When viewed from the side as in FIG. 2, the blades 20 a, 20 b, 20 c, 20 d have a visual envelope that is not rectangular. The envelope can be thought of as the outline of the silhouette, the shadow the blades would cast on a wall, or in mathematical terms, as an outline of a projection of the blades onto a plane parallel to the axis of rotation. In the example of FIG. 2, the envelope is curvilinear, which here means that at least a portion of the envelope is curved rather than a straight line. The envelope has a height denoted in FIG. 2 as line segment H-H. The envelope has maximum width at points denoted in FIG. 2 as arrows MW. The area of the envelope is less than the area of a rectangle of the same height and maximum width. The curvilinear envelope reduces the cross section of wind that engages the turbine blades, which in turn reduces the total amount of power that potentially could be captured when compared to a turbine with a rectangular envelope of equal height and maximum width. The minimum width of the envelope at the tip may be less than 50%, 25%, or even 10% of the maximum width depending: on the number of blades; the overall height, width, and other dimensions of the turbine; and other factors.
FIG. 3 is a top view of the wind turbine of FIG. 2 showing a view of blades 20 a, 20 b, 20 c, 20 d, housing 22, base plate 26, and cap or fineal 27. FIG. 3 designates two points 28, 29 along the leading edge of one of the blades 20 a. The leading edge of the blade 20 a attaches at its tip to the cap or fineal 27 at a first point 28. The leading edge of the blade 20 a attaches at its base to the housing 22 at a second point 29. In FIG. 3 it can be seen that the point of attachment to the cap or fineal 27 is advanced approximately 90 degrees around the central axis of rotation. The degree of advancement may be 45 degrees, 90 degrees, or more than 180 degrees depending on the number of blades, the overall turbine geometry, and other factors. The degree of advancement may mean that different portions of the blade engage with the wind at different times to cause a torque to rotate the rotor. This has an effect of smoothing out the torque over time when compared to transverse axis turbines with straight blades. In such straight-bladed turbines, torque impulses are more discrete as an individual blade moves into and out of its orientation of maximum torque.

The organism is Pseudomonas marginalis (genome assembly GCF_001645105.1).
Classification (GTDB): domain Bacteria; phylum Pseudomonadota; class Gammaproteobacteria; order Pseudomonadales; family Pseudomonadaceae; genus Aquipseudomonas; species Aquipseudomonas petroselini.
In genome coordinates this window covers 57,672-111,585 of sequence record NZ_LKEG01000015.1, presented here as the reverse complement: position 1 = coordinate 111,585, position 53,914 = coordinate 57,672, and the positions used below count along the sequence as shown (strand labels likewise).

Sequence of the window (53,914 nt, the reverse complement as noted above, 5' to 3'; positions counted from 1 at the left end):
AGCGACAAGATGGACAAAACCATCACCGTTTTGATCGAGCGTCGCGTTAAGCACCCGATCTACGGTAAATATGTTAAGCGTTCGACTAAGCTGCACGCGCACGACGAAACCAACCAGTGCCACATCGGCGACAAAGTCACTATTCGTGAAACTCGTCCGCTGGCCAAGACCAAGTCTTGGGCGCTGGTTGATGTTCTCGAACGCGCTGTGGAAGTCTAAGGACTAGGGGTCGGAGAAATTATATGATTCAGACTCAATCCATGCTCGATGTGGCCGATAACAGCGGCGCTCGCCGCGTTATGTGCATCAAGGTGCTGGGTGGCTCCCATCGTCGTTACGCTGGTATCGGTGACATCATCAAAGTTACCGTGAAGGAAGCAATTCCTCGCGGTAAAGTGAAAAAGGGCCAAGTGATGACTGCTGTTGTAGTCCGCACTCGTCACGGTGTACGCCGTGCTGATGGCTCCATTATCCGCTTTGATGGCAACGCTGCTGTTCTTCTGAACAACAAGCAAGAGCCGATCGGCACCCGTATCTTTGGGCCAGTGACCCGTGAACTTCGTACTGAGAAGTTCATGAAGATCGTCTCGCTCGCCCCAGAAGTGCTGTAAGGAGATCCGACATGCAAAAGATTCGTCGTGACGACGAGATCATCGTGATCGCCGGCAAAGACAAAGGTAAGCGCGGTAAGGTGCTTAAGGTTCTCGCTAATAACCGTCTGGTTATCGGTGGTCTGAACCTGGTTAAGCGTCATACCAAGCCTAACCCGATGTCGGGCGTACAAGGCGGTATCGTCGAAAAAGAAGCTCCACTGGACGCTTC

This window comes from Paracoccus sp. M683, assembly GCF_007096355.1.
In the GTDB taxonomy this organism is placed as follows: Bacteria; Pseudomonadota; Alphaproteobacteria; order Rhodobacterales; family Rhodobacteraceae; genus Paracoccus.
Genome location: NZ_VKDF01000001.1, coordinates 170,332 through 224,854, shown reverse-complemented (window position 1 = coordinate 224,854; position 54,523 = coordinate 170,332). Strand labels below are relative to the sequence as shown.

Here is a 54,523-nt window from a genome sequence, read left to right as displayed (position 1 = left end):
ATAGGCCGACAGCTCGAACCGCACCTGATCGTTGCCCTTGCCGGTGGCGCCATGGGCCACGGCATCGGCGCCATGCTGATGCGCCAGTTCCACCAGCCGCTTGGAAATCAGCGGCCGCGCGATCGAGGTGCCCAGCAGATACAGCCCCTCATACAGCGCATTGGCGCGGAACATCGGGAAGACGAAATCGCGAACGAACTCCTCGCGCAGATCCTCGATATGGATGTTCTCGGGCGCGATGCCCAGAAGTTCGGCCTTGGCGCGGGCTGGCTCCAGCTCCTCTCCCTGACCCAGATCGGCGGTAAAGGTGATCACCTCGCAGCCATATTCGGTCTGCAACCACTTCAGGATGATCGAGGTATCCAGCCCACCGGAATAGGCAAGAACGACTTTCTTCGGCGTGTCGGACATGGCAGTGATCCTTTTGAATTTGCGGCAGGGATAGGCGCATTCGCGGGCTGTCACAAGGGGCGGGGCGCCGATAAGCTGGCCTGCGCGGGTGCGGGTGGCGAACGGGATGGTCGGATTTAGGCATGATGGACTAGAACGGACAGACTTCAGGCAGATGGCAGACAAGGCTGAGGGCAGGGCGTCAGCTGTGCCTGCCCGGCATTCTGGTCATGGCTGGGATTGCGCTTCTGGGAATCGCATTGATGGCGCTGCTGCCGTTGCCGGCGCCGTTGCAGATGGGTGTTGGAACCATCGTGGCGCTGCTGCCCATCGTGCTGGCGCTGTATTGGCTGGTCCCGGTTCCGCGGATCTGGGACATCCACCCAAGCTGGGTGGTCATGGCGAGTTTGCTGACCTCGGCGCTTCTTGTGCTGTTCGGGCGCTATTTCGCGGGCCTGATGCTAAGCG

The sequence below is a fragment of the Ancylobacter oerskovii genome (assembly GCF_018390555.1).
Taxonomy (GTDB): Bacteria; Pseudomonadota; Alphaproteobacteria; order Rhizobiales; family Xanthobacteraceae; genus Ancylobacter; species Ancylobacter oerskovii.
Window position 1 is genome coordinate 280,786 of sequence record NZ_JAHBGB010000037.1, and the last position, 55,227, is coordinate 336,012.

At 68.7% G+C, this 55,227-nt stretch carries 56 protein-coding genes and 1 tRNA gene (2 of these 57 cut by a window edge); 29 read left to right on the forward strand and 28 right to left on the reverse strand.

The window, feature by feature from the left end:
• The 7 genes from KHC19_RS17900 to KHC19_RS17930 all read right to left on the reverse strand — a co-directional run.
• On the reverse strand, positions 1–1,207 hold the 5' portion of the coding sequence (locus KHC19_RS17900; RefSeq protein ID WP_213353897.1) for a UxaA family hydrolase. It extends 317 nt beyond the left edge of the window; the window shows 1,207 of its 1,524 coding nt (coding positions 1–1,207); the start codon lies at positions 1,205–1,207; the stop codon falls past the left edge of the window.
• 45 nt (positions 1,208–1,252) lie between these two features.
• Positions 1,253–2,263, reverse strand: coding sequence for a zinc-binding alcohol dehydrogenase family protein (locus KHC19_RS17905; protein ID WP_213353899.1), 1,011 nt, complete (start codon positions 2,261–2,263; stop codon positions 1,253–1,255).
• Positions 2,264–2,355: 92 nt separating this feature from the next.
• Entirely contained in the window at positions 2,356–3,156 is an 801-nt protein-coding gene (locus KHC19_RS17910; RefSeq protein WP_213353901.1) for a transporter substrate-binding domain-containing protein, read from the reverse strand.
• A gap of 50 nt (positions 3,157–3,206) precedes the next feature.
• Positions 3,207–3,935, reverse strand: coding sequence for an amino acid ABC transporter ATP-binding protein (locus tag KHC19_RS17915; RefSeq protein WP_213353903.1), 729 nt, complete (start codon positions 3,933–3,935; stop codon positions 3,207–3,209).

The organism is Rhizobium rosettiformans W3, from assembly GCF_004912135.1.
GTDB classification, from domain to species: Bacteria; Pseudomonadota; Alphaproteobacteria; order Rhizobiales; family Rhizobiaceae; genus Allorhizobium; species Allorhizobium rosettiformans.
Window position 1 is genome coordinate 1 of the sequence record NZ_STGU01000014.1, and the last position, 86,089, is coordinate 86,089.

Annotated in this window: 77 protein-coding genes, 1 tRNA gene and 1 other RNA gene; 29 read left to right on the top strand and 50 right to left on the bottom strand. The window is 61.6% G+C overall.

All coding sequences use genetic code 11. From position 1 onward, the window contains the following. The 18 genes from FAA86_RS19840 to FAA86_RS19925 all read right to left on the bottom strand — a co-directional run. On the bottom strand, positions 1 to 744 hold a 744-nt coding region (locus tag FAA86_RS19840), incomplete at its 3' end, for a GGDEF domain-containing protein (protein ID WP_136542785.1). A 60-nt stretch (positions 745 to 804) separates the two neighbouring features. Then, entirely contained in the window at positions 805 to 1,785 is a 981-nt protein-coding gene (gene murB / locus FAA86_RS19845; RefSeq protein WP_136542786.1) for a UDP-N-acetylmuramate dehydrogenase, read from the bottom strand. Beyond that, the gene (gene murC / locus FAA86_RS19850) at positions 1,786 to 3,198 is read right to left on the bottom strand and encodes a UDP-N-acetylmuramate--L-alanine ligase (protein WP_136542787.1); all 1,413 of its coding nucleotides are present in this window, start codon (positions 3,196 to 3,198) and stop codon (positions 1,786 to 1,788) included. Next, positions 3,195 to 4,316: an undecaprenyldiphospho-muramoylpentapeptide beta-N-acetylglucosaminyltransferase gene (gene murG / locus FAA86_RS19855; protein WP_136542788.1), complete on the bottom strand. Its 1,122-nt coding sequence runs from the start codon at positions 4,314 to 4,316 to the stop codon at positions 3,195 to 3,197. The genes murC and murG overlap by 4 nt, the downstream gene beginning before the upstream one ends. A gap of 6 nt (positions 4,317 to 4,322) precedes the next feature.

The term “leading edge” here is used here only as a convenient point of description to refer to the point of attachment. It is the side of the blade facing into the direction of the prevailing wind when on the downwind part of its rotational cycle. When the blade is on the downwind part of its rotational cycle, the “leading edge” would be facing opposite the direction of the blade's travel. The term is not intended to require the blade to operate at any particular velocity relative to the prevailing wind. Where the point of attachment of the tip is greater than 180 degrees, one portion of the blade may be on an upwind leg while another portion of the leg may be on the downwind leg of rotation. The leading edge may be identified by choosing any portion of the blade while on the downwind leg.